In December 2020, the FDA approved two COVID-19 vaccines (Pfizer/BioNTech and Moderna) for Emergency Use Authorization, both of which are beginning to be distributed across the country. Mark Poznansky, MD, PhD, director of the Vaccine & Immunotherapy Center at Massachusetts General Hospital offers guidance and answers to common questions regarding this latest development in the fight against COVID-19.

Are there any COVID-19 vaccines approved by the Food and Drug Administration (FDA)?

Currently, the FDA has given Emergency Use Authorization for the Pfizer/BioNTech and Moderna vaccines. Both are currently being rolled out for broader use across the United States.

Learn more about Emergency Use Authorization >

Who can get vaccinated right now?

The distribution of vaccines will be in accordance with the guidelines from the Advisory Committee on Immunization Practices (ACIP) as well as Massachusetts’ COVID-19 Vaccination Plan.

There are four recommended phases of vaccine distribution. The ACIP released that Phase 1a of vaccine distribution will include health care workers and long-term care facility residents. Given that guidance, the Massachusetts Department of Public Health is prioritizing hospitals, long term care facilities—including skilled nursing facilities—emergency medical services and other health care providers for recruitment and enrollment in the Massachusetts COVID-19 Vaccination Program.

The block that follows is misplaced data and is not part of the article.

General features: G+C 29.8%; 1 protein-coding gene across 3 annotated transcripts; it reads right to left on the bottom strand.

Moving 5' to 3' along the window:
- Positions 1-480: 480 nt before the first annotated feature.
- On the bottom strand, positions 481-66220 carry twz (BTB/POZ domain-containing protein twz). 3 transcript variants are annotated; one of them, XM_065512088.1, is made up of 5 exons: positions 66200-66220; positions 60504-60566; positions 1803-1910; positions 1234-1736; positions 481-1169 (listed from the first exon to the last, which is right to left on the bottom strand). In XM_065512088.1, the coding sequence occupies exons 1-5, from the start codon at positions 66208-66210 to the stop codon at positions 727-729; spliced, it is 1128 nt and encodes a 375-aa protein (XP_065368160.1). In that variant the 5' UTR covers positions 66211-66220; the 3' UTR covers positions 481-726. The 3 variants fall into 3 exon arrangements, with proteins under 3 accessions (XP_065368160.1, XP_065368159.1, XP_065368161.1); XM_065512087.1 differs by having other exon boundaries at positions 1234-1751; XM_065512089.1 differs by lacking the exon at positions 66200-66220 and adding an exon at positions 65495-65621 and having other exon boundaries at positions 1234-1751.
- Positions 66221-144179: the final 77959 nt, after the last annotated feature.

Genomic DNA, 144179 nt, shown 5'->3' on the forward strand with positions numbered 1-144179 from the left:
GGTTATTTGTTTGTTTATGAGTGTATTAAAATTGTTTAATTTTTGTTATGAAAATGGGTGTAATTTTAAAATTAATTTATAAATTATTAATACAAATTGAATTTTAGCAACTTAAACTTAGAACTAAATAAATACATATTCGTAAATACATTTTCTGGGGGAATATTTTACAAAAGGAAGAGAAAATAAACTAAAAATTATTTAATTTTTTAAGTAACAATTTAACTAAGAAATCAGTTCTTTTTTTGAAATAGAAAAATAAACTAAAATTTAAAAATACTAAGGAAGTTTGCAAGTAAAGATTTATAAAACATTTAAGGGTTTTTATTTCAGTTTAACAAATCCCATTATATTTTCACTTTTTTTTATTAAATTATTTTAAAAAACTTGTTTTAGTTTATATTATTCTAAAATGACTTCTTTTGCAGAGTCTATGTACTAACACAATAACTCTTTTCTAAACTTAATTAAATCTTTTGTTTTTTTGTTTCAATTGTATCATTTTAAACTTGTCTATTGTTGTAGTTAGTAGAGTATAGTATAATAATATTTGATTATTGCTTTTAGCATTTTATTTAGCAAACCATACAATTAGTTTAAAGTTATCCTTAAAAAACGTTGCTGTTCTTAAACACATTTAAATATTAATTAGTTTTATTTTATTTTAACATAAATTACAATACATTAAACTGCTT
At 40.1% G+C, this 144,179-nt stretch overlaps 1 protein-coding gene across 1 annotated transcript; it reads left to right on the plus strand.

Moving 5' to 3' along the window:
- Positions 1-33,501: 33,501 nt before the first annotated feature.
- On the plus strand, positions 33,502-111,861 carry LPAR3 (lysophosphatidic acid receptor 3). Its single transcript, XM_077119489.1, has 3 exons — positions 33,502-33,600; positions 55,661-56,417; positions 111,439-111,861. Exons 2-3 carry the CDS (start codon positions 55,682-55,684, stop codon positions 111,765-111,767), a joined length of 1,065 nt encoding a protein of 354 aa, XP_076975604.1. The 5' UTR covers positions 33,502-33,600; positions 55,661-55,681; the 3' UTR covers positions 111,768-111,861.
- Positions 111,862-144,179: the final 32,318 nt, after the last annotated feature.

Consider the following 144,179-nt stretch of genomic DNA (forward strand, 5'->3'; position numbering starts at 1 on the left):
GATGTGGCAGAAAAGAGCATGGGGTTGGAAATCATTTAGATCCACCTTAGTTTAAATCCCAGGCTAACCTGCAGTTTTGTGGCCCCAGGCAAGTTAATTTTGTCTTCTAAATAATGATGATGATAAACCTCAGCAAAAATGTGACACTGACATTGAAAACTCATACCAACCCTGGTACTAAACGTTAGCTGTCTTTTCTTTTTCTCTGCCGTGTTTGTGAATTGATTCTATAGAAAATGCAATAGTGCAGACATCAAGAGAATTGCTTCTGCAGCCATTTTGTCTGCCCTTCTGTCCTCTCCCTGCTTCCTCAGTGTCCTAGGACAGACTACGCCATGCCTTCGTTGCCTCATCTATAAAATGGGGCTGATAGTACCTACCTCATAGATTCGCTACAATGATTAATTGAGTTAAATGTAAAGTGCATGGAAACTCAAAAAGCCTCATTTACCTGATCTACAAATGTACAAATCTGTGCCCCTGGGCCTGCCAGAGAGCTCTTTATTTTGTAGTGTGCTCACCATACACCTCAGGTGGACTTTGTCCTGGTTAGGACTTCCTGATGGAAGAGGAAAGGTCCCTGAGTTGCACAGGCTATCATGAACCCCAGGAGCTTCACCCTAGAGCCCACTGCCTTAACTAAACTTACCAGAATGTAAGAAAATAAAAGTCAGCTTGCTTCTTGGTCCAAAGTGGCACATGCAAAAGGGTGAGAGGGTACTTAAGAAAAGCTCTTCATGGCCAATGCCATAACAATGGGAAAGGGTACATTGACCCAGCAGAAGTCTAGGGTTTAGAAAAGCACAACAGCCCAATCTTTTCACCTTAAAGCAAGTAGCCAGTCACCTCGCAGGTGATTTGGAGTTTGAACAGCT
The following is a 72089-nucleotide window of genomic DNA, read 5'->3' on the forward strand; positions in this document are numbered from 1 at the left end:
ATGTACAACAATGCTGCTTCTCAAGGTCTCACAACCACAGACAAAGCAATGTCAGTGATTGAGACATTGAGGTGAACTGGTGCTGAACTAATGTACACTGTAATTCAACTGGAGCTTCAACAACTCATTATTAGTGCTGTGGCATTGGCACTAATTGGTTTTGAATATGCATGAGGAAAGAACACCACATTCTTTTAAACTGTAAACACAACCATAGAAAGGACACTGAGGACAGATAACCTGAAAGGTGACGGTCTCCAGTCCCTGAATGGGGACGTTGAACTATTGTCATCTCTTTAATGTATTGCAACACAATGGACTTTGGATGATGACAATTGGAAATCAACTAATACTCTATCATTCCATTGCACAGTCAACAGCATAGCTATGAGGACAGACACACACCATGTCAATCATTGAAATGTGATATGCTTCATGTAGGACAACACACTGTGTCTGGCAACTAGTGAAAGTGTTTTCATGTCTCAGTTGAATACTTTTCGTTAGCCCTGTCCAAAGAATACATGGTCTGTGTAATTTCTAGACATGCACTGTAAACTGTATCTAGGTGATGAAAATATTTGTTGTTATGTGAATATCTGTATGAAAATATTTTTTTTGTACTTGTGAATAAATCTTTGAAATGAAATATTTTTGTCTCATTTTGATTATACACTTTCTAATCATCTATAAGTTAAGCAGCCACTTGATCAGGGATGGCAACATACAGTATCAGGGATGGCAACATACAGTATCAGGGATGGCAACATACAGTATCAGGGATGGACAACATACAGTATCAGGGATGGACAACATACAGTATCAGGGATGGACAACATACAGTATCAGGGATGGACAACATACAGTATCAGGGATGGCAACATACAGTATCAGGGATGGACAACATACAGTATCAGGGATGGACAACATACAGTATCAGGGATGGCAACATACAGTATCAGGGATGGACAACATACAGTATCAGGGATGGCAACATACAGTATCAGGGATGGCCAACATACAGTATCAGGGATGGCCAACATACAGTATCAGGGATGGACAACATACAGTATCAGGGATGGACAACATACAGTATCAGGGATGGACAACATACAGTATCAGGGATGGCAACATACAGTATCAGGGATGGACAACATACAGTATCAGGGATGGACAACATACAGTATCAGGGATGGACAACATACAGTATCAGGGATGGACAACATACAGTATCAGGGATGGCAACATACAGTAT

Learn more about Massachusetts' Vaccine Distribution Plan >

When will I be able to get vaccinated against COVID-19?

Frontline health care workers, residents and staff of skilled nursing facilities and assisted living residences are currently being vaccinated as part of the first phase. Massachusetts estimates that the general public can get the vaccine between April-June 2021. If you are higher risk, are 65 or older, or work in certain jobs like education, transit or public works, you might receive the vaccine sooner. The current phases of COVID-19 vaccination and the approximate timelines for residents of Massachusetts are detailed here.

Will the COVID-19 vaccine be safe and effective?

Yes. In the U.S. the FDA reviews data collected throughout the development of the vaccine and from clinical trials before approving the vaccine for use. Both vaccines that received Emergency Use Authorization from the FDA have been shown in clinical studies to be more than 94% effective. As people receive the vaccine, the FDA continues to closely monitor its safety and effectiveness.

How many shots will I need to get?

The Pfizer/BioNTech and Moderna vaccines both require two shots, or doses. The Pfizer/BioNTech vaccine requires 21 days between the first and second dose; the Moderna vaccine requires 28 days between the first and second dose.

Is one of the COVID-19 vaccines better than the other? Will I have a choice of which vaccine I receive?

No. Both vaccines given Emergency Use Authorization have been shown in clinical studies to be more than 94% effective. Both vaccines are currently being shipped across the nation and people receiving the vaccination will not have the option to select which vaccine they receive. Once you receive your first shot, your second shot will be from the same manufacturer, i.e. if your first shot is from Pfizer/BioNTech, your second dose will be as well.